“THE CAPTAIN . . . A QUAKER FACE WHICH IS EASILY RIGGED ON, BAFFLES THIS NUMBSCULL.” A candid and gossipy letter to his wife by a physician serving aboard the flagship of the Home Fleet who would go on to become a Medical Director of the Navy and serve three times as a Fleet Surgeon
U.S.S. Independence at New York: 1843. Envelope or Cover. This three-page stampless folded letter, measuring 16.5” x 9.5”, is datelined “U. S. Ship Independence / New York, Nov. 21st. 1843.” It bears a manuscript “12½” rate mark (the cost to send a letter from 80 to 150 miles) and a circular red New York postmark dated November 13. In nice shape; small hole from opening the seal. A transcript will be provided.
When Greene wrote this letter, the U.S.S. Independence had just become the Flagship of the U.S. Home Fleet. As Greene awaited the ship’s departure from New York, he penned this humorous, gossipy, and cattily racist letter to his wife, Catharine, in Philadelphia, who was recovering from a fairly serious illness. Excerpts include"
“I . . . suppose that [your] fever, chill, &c, arose from inflammation of the face. . .. I am proud that my letter, or whatever it may be called, has affected a cure; it must indeed be from the quantity, and not from its quality. . .. I was under a strong temptation to accompany Bishop H. to see you, and . . . on meeting the Captain . . . he told me I might go [and] if I had not written to you, the little man’s offer would have been accepted. He tries to read me . . . but a quaker face which is easily rigged on, baffles this numbscull. . ..
"Minor has been examined. He has been nearly insane from his great anxiety, this is however natural to him, for he is of a most excitable temperament. . ..
"I saw Dr. and Ms Ruschnberger. She is far from being a beauty . . . her face has a good deal of the African cast, even more than Mrs. M. whom I will see in a few days in Boston. . ..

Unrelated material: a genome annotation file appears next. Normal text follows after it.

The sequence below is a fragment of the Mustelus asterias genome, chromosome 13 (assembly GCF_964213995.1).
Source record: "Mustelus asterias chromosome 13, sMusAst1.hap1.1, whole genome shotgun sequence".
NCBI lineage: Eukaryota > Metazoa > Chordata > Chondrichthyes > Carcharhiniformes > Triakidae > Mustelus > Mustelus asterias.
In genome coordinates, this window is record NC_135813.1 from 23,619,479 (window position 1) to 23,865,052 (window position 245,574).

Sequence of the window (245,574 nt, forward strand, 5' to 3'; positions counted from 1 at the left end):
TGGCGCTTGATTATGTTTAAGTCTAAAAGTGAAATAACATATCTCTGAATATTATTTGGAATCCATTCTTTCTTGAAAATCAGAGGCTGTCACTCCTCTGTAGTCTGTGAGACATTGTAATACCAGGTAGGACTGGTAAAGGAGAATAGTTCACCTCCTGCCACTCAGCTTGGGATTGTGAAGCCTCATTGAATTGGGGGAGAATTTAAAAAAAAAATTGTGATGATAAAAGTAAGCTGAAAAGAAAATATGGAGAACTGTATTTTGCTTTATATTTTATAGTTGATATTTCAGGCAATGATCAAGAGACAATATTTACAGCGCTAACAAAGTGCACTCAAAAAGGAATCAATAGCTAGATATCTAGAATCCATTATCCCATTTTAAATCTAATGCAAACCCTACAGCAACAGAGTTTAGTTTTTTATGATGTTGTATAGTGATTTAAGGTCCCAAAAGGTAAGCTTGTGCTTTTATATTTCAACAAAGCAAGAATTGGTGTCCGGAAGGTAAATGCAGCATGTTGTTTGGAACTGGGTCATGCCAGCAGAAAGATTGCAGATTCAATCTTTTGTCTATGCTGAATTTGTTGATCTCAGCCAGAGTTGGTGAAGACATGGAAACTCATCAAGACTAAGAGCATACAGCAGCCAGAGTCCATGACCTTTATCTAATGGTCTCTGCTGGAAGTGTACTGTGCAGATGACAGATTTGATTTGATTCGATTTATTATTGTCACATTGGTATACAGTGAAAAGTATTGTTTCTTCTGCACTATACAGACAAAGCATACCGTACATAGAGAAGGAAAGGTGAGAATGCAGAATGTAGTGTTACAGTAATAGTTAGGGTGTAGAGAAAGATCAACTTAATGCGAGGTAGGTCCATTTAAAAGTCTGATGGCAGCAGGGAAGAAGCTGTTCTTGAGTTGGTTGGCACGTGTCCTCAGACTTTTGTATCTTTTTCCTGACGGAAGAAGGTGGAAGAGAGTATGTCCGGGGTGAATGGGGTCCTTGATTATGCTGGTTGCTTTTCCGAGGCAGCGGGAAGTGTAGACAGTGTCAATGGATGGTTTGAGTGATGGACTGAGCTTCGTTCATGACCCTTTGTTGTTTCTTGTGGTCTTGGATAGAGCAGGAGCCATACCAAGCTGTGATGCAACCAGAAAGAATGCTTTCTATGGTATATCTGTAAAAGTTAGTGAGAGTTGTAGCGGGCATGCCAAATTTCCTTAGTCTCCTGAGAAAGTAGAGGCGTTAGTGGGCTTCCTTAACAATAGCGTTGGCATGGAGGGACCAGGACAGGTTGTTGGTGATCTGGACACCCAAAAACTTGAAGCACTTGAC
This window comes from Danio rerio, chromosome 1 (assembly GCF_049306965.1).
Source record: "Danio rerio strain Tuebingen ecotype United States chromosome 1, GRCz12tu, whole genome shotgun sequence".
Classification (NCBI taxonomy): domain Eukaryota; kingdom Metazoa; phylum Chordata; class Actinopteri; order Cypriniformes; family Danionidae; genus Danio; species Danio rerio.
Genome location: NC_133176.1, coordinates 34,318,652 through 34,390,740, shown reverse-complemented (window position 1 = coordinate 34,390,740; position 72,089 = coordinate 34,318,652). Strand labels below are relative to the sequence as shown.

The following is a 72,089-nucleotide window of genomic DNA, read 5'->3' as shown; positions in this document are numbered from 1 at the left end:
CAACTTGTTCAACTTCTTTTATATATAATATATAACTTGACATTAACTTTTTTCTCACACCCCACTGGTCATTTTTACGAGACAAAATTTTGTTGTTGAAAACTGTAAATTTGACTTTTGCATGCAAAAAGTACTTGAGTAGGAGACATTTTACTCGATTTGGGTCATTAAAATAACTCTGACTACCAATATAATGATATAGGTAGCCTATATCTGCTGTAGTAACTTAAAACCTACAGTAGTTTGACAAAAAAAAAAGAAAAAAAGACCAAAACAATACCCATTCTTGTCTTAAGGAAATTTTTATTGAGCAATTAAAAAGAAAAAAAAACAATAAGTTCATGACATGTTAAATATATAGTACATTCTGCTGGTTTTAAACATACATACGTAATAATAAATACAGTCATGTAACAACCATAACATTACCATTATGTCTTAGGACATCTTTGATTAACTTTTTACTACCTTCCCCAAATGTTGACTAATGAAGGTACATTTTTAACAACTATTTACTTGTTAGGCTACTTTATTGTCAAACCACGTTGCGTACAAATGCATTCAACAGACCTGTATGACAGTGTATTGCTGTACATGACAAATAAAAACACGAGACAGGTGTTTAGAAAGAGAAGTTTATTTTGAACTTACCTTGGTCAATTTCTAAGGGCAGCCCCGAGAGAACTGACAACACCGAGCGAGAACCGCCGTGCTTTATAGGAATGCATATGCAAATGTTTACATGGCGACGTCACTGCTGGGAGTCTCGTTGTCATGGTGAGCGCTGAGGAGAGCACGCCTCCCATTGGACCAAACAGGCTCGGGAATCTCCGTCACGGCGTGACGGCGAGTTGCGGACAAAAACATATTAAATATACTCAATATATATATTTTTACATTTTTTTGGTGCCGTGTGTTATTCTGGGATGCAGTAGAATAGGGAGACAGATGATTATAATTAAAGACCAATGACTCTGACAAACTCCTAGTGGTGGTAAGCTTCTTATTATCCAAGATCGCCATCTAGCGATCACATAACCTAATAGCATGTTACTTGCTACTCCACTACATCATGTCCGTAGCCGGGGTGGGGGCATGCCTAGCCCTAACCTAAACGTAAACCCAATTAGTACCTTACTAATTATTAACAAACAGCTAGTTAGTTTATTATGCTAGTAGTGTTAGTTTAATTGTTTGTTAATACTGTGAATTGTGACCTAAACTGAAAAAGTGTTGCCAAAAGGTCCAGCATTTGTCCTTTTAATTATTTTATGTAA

“I hope the check or draft was acceptable – would it not be well to put the amount which you have got in Bank. . .. I think this would be safer, than keeping it either about your person or in your drawer, or trunk. . .. However you must choose for yourself. The winter is approaching, and there will be one robbery after another; nor is there any security against fire. . .. ". Very good. Item #009776
Greene would eventually become a Medical Director of the Navy and serve three tours as a Fleet Surgeon. His friend, Dr. Minor, would receive a gold medal from the city of Portsmouth, Virginia while assigned to the hospital at Gosport Naval Shipyard for tirelessly working to help control the catastrophic yellow fever epidemic that nearly destroyed Hampton Roads in 1855. And Capt Isaac McKeeves, Greene's “numbscull” commander, whose career was made during a heroic defeat in the War of 1812, became the Commanding Officer of the Gosport Naval Shipyard and died during the yellow fever epidemic for which Minor received a gold medal. (For more information, see various online databases and articles including Records of the American Catholic Historical Society of Philadelphia, Vol. 23 No 4, “Epidemic, The Norfolk and Portsmouth Yellow Fever (1855)” at Encyclopedia Virginia, and Lot 294: “War of 1812: U.S. Navy. McKeever, Isaac. 1791-1856” at Bonhams 25 Sep 2018. $275 #9776.